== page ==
Although propaganda can take countless forms, a number of techniques have been identified that are useful in the general categorization of propaganda’s many manifestations. These are frequently used in combination with each other to maximize the propagandist’s influence on the reactor.

Assertion

The Assertion technique is based on the principle that the enthusiastic and confident presentation of information can circumvent the reactor’s need for proof. A statement, even if untrue, is presented as fact, often with the implication that it requires no proof and should merely be accepted without question. The intent is to encourage the audience to “simply agree to the statement without searching for additional information or reasoning.” This strategy is clearly apparent in modern advertising, most of which claims its product is best without concrete proof. Although simple assertion is often fairly easy to recognize, it has a particular danger in its use of misleading statements and outright falsehoods. [15]

Bandwagon

Taking advantage of the idea of power in numbers, the Bandwagon strategy is essentially an argument that a particular case is true simply because more people accept it. Cast in terms of victory or defeat, the reactor is led to believe that victory is inevitable because so many people have amassed support for the promoted side, and he is therefore compelled to add his own approval. Another version of the technique plays on the idea that failure to join the “winning” side will leave the reactor isolated and marginalized, again with the result of encouraging his compliance. Also, using a celebrity's input would be an example \

Plain Folks

Guilianidiner

Politicians frequently use the Plain Folks appeal to try to win public support. Here Rudy Giuliani makes a strategic appearance at a diner during his 2007 presidential campaign.

Similar to the Bandwagon technique, the Plain Folks approach relies on appealing to the masses to gain support and power for its argument. It is distinct, however, in its emphasis on targeting the average citizen and its presentation of the promoted argument as “working for the benefit of the common person.” Using this method, “the propagandist will often attempt to use the accent of a specific audience as well as using specific idioms or jokes…to [generate] the impression of sincerity and spontaneity.”[16]

Selective Omission

Also known as card stacking, Selective Omission refers to the presentation of carefully edited information to skew perceptions in favor of the promoted subject. Information that is positive to the subject is used heavily, while any contradictory or negative facts are omitted entirely. Unlike Assertion, the information presented with selective omission is factually correct, but can be at least as misleading because of its exclusion of relevant facts.[17]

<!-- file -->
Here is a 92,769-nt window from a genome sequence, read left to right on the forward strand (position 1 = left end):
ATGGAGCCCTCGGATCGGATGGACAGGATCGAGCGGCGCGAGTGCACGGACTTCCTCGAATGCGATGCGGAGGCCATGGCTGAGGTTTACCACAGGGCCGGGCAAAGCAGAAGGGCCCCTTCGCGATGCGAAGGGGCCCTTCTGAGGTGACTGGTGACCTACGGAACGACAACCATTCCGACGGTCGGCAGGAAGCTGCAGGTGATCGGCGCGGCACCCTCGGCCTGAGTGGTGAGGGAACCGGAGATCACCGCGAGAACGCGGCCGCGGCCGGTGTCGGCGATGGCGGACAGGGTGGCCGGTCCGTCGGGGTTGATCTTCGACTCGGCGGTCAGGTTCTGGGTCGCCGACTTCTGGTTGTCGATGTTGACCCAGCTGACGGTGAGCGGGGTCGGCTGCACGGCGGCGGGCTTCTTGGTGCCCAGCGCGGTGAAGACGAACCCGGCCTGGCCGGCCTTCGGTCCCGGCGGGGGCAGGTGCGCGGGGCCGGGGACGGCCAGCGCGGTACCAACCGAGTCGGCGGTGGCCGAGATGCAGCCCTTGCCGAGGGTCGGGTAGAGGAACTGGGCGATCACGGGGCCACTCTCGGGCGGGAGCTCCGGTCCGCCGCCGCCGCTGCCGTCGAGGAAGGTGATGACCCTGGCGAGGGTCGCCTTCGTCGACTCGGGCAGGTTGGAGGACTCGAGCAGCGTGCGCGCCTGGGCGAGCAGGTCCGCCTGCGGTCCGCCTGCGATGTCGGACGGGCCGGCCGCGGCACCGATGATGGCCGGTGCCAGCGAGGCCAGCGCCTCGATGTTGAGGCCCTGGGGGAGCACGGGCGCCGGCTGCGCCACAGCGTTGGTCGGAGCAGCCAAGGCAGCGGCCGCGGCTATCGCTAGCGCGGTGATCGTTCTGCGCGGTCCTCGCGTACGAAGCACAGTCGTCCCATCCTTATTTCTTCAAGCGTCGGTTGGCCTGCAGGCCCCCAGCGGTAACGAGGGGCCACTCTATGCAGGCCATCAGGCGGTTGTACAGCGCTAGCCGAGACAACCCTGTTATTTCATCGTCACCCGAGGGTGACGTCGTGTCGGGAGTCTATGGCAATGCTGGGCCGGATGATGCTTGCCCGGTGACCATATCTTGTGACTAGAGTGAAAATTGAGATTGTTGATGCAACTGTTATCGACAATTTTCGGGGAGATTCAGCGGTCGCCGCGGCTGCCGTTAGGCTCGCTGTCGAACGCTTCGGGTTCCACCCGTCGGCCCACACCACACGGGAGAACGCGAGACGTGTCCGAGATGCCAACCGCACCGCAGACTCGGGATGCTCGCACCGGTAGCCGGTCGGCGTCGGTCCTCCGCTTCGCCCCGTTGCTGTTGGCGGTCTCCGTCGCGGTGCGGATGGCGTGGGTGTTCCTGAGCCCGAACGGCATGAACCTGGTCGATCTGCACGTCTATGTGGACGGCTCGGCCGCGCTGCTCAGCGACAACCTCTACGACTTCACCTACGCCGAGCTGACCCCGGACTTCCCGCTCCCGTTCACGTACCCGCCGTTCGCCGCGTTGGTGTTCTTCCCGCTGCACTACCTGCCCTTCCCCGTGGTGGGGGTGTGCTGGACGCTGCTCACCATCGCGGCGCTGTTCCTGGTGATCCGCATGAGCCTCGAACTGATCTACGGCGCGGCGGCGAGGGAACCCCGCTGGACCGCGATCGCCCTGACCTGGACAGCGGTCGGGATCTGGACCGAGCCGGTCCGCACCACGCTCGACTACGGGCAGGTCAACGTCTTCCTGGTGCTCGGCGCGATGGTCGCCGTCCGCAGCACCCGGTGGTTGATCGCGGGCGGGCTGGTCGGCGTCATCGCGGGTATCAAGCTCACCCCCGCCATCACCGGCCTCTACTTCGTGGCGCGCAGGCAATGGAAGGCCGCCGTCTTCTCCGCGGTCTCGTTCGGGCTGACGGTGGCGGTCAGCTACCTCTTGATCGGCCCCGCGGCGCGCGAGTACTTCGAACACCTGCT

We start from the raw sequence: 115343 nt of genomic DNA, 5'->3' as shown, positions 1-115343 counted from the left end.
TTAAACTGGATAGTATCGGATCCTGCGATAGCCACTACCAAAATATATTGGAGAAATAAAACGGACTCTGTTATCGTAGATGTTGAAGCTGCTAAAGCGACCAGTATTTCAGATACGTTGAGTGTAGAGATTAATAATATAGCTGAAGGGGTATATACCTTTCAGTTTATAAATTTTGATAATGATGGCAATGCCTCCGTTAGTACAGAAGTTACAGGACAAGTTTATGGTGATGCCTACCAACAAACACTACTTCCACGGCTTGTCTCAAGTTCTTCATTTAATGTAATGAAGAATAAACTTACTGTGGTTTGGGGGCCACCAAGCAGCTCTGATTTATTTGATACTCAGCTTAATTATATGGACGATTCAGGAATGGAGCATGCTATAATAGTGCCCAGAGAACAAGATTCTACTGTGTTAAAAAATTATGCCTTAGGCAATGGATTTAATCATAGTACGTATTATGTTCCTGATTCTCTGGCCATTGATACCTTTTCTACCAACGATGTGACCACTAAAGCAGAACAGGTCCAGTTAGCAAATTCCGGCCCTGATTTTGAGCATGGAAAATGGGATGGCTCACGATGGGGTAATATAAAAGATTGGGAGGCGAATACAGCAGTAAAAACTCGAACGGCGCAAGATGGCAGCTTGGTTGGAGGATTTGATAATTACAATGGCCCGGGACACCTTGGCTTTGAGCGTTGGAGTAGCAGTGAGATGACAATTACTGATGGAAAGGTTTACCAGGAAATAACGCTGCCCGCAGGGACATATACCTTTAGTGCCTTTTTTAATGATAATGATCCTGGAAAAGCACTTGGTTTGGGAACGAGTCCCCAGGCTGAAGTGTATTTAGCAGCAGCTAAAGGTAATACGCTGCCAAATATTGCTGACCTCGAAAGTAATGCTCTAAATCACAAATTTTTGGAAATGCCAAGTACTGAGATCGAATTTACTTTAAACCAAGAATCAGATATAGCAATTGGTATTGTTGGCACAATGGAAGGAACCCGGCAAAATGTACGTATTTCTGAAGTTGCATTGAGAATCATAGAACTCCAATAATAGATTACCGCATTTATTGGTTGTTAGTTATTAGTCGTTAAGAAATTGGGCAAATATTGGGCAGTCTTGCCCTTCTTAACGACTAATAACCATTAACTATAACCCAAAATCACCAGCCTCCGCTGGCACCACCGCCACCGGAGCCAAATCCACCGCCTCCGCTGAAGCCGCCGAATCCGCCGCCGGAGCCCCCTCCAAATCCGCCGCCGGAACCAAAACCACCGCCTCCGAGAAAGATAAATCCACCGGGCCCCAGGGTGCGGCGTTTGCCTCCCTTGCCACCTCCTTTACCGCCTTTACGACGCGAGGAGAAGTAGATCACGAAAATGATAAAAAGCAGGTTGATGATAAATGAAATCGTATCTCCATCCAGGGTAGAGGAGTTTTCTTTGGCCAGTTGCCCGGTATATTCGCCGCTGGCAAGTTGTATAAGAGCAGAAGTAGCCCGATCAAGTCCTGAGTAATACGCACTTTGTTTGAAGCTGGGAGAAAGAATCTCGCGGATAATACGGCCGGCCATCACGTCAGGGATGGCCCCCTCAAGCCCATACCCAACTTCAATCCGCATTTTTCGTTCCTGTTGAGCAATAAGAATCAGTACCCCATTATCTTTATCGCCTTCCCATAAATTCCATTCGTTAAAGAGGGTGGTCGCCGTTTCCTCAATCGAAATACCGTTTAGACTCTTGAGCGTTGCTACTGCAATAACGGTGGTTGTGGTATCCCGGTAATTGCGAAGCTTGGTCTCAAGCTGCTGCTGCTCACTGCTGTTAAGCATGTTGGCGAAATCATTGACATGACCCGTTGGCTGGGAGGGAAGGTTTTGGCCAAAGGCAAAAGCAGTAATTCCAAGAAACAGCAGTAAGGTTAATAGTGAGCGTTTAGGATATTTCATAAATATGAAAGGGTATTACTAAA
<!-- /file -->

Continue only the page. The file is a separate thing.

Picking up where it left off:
Glittering Generalities

Glittering generalities are “words that have different positive meaning for individual subjects, but are linked to highly valued concepts. When these words are used, they demand approval without thinking, simply because such an important concept is involved.” The technique is particularly popular in political speeches and presentations, which use phrases such as “national security” and “defense of freedom” to elicit an instinctually supportive response from the audience regardless of the overarching argument they are actually promoting.[18]

Lesser of Two Evils

The Lesser of Two Evils approach works by presenting a situation as a choice in which one response is destructive, and the other (the promoted option) is more positive. It is frequently used during wartime to encourage sacrifice or justify potentially unpopular policies, and is often implemented in concurrence with the demonization of the opposing side. The Bush administration’s promotion of Homeland Security policies, including controversial wiretapping, applied this strategy by presenting victory for terrorist enemies as the only alternative to the program.[19]

Name Calling

Name calling, as its title suggests, involves the use of derogatory language and descriptions to discredit the opposition. The aim is to “arouse prejudice among the public by labeling the target something that the public dislikes,” and is very common in the political realm. It may also be found in writings or cartoons that use humor to ridicule or humiliate the opponent.[20] ui

Testimonials

Oprahobama

Celebrity endorsements are a popular tactic in political campaigns. Media mogul Oprah Winfrey's public support for presidential candidate Barack Obama garnered signficant attention for the politician.

Testimonials may be considered related to the Bandwagon approach, as both rely on creating public pressure to approve the target message. Where the Bandwagon uses the influence of the masses, however, testimonials focus on quotations or endorsements by specific people, generally celebrities or other prominent figures. Such quotes may be taken in or out of context and attempt to associate the proposal to with an appealing person with a positive reputation. [21]

bull shit

Propaganda Analysis